At trial, Byrd made an oral motion in limine to exclude any testimony regarding the vehicle's registration or ownership, which the trial court denied. Thereafter, Officer Davis testified that he ran the vehicle's tag number through the GCIC database using a laptop computer in his patrol car and that the results indicated that the vehicle was registered to Melanie Byrd, with the registered address being in Atlanta, Georgia. Officer Davis further testified that he later discovered that the defendant, Byrd, also lived at this address. Byrd argues that the admission of the hearsay testimony regarding the vehicle's registration was unduly prejudicial because it linked him to the vehicle that was used in the incident.

We have held that where an officer runs a computer check of a tag, testimony regarding the results of the search is hearsay. Green v. State, 277 Ga.App. 867, 869(1) n. 7, 627 S.E.2d 914 (2006). “The proper method of offering proof on this issue would have been through the introduction of a properly authenticated printout of the computer record rather than by the officer's testimony alone.” (Citation and punctuation omitted.) Id. Although the trial court improperly allowed the hearsay testimony of the officer here, we find that the admission of this testimony “was harmless in light of the overwhelming direct and circumstantial evidence against [Byrd].” (Citation omitted.) Holland v. State, 310 Ga.App. 623, 627(3), 714 S.E.2d 126 (2011) (improper admission of hearsay testimony regarding results of computer search of vehicle's registration was harmless in light of overwhelming evidence).

2. In a compound enumeration of error, Byrd alleges that his trial counsel was ineffective in failing to object to two improper jury charges, in not renewing an objection to an improper prior inconsistent statement of a witness, and in not seeking any remedies for prejudicial hearsay that was injected into the trial. We shall address each ground in turn.

A criminal defendant asserting an ineffective assistance of counsel claim bears the burden of showing (1) that counsel's performance was deficient and (2) that the deficient performance prejudiced the defense by creating “a reasonable probability that but for counsel's unprofessional errors, the result of the proceeding would have been different.” Strickland v. Washington, 466 U.S. 668, 694(III)(B), 104 S.Ct. 2052, 80 L.Ed.2d 674 (1984). “The likelihood of a different result must be substantial, not just conceivable.” (Citation omitted.) Hill v. State, 291 Ga. 160, 164(4), 728 S.E.2d 225 (2012). We are not required to address both the deficient performance and prejudice prongs of the test if the defendant has made an insufficient showing on either one of them, and “a court need not determine whether counsel's performance was deficient before examining the prejudice suffered by the defendant as a result of the alleged deficiencies.” Strickland, supra at 697(IV). Further, “we accept the trial court's factual findings and credibility determinations unless clearly erroneous, but we independently apply the legal principles to the facts.” (Citation and punctuation omitted.) Hill, supra.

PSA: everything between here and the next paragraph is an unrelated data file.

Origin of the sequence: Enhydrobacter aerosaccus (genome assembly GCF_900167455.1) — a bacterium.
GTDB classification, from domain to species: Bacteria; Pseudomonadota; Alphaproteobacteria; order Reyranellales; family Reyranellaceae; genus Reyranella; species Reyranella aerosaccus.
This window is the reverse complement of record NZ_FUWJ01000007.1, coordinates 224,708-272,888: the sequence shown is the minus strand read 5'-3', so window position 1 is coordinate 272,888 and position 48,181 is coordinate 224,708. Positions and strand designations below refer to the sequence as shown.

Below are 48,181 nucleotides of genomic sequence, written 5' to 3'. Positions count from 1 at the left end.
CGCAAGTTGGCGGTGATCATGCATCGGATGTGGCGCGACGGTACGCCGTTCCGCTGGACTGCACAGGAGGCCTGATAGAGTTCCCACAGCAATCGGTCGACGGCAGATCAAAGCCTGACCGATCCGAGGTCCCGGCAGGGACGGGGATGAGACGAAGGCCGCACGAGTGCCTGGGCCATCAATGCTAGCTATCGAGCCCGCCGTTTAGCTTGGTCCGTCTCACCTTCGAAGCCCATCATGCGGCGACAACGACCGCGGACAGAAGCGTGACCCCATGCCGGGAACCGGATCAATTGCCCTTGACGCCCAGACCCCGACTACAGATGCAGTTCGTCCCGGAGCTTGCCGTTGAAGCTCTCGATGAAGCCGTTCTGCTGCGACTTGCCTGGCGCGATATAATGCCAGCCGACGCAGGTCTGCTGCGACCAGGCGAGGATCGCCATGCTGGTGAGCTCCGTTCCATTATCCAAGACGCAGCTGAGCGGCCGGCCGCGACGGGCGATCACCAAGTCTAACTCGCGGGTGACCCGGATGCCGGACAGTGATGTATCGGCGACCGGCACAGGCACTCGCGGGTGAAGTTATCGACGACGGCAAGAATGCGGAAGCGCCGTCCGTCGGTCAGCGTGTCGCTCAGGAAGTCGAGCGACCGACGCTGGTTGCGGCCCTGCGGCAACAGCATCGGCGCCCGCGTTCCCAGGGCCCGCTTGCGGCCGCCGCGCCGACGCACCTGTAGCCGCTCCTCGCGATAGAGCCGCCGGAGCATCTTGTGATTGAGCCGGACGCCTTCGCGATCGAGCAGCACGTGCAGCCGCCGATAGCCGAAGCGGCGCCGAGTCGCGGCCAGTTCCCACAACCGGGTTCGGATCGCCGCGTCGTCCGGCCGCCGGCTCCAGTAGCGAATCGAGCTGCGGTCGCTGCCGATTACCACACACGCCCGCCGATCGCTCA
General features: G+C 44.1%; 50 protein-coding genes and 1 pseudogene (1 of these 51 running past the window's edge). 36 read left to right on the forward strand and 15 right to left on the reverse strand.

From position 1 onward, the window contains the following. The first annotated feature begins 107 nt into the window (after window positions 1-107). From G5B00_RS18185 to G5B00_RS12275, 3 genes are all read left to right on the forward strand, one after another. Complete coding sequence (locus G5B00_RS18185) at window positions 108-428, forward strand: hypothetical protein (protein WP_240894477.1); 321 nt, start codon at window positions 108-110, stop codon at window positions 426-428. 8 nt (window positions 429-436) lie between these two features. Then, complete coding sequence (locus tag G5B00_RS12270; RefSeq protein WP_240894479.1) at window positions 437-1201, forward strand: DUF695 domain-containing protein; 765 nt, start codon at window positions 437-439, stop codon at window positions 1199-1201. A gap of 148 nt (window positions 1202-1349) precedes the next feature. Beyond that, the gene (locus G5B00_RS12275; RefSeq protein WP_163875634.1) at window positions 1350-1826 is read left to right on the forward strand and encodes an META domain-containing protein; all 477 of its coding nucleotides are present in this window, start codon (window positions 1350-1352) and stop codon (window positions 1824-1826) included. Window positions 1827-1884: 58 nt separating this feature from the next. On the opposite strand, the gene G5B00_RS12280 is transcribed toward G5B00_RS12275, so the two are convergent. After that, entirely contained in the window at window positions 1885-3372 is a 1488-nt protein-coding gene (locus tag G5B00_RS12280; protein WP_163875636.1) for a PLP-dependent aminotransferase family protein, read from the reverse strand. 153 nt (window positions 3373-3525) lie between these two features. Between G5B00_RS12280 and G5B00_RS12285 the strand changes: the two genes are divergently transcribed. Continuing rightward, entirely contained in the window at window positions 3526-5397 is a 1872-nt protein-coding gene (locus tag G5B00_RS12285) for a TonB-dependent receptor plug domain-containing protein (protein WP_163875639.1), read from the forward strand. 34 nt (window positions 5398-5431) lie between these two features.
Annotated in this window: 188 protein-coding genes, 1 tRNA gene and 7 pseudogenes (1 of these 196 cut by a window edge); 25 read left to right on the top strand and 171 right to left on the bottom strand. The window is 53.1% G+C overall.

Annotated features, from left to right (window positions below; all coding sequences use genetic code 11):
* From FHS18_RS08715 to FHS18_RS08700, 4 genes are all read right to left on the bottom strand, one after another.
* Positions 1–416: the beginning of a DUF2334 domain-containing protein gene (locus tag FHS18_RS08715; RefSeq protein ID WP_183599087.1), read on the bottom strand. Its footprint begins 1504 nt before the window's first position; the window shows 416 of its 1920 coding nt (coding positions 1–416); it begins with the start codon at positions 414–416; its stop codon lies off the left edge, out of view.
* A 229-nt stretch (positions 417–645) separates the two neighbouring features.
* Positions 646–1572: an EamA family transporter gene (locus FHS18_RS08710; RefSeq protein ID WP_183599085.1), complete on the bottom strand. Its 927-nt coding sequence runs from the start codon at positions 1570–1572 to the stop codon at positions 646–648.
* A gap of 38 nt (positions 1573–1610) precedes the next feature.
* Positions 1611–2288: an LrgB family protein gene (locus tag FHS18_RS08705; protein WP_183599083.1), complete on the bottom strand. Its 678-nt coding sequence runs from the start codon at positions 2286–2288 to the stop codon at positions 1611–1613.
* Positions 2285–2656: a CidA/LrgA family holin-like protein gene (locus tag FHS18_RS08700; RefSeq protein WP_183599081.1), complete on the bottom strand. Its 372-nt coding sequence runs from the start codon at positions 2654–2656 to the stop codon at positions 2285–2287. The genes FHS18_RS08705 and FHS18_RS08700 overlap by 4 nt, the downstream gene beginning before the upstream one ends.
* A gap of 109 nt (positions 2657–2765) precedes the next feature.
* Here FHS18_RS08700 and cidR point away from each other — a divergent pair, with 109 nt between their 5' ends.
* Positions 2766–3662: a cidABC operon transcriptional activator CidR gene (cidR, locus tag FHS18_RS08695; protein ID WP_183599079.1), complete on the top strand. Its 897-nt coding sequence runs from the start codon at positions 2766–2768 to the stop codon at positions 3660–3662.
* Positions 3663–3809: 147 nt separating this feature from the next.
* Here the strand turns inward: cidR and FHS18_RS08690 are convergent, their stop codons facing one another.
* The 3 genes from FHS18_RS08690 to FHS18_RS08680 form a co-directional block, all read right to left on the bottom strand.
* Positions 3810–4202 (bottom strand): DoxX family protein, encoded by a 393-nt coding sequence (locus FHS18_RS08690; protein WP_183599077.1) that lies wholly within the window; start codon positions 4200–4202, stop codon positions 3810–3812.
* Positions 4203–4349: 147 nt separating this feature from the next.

(a) In Count 3 of the indictment, Byrd is charged with committing an aggravated assault upon Robert Lo by striking him in the face with a deadly weapon, a handgun. To convict Byrd of aggravated assault as indicted, the State was required to prove that the handgun was used as a deadly weapon. See OCGA § 16–5–21(a)(2). After instructing the jury on the definition of assault, the trial court gave the following charge to the jury:

The State must also prove as a material element of aggravated assault, as alleged in this case, that the assault was made with a deadly weapon. A firearm, when used as such, is a deadly weapon as a matter of law.1

Byrd contends that the portion of the charge which states that “[a] firearm, when used as such, is a deadly weapon as a matter of law” was not applicable to Count 3, and that it removed from the jury's province the issue of whether the handgun was a deadly weapon based on the manner in which it was alleged to have been used. Byrd argues that trial counsel was ineffective for failing to object to this portion of the charge. We agree.

Several cases, in the context of deciding whether or not the State had proved that an instrument used to commit an assault was a deadly weapon, have held that an apparently functional firearm (whether or not actually functional) used in the manner in which a firearm is ordinarily used, i.e. by pointing the gun or using it to shoot at someone, is a deadly weapon per se. This is so because the firearm, when used in such a manner, would reasonably appear to the victim to be deadly. See Adsitt v. State, 248 Ga. 237, 240(6), 282 S.E.2d 305 (1981); Morris v. State, 149 Ga.App. 21, 253 S.E.2d 421 (1979); Watts v. State, 142 Ga.App. 857, 858–859(4), 237 S.E.2d 231 (1977).

In Count 3, however, the handgun was not alleged to have been used in the ordinary manner in which a gun is used; it was alleged to have been used as a bludgeon or club.2 Therefore, the circumstances surrounding the use of the handgun, are crucial. See Gober v. State, 247 Ga. 652, 653, 655(4) (278 S.E.2d 386 (1981) (whether gun was used as a deadly weapon might have been an issue for the jury where evidence showed only that defendant hit victim on the side of the head with it).